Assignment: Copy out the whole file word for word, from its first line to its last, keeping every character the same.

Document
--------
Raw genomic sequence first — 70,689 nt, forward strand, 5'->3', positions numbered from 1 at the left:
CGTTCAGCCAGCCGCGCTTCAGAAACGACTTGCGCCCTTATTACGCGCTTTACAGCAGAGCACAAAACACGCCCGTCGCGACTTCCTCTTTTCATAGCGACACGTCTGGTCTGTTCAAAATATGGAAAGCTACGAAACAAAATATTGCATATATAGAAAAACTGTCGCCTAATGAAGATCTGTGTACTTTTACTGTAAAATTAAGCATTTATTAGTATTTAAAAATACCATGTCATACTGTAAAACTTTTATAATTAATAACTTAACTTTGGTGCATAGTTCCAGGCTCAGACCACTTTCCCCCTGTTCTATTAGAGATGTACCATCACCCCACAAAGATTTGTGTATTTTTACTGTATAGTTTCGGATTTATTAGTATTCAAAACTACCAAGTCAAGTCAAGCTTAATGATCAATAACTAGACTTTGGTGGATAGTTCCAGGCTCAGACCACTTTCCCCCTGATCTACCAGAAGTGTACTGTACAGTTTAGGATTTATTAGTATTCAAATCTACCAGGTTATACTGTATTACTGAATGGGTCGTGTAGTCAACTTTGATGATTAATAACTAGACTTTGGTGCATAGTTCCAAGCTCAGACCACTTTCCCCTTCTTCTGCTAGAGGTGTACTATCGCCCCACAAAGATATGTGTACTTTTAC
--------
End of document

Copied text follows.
Raw genomic sequence first — 70,689 nt, forward strand, 5'->3', positions numbered from 1 at the left:
CGTTCAGCCAGCCGCGCTTCAGAAACGACTTGCGCCCTTATTACGCGCTTTACAGCAGAGCACAAAACACGCCCGTCGCGACTTCCTCTTTTCATAGCGACACGTCTGGTCTGTTCAAAATATGGAAAGCTACGAAACAAAATATTGCATATATAGAAAAACTGTCGCCTAATGAAGATCTGTGTACTTTTACTGTAAAATTAAGCATTTATTAGTATTTAAAAATACCATGTCATACTGTAAAACTTTTATAATTAATAACTTAACTTTGGTGCATAGTTCCAGGCTCAGACCACTTTCCCCCTGTTCTATTAGAGATGTACCATCACCCCACAAAGATTTGTGTATTTTTACTGTATAGTTTCGGATTTATTAGTATTCAAAACTACCAAGTCAAGTCAAGCTTAATGATCAATAACTAGACTTTGGTGGATAGTTCCAGGCTCAGACCACTTTCCCCCTGATCTACCAGAAGTGTACTGTACAGTTTAGGATTTATTAGTATTCAAATCTACCAGGTTATACTGTATTACTGAATGGGTCGTGTAGTCAACTTTGATGATTAATAACTAGACTTTGGTGCATAGTTCCAAGCTCAGACCACTTTCCCCTTCTTCTGCTAGAGGTGTACTATCGCCCCACAAAGATATGTGTACTTTTAC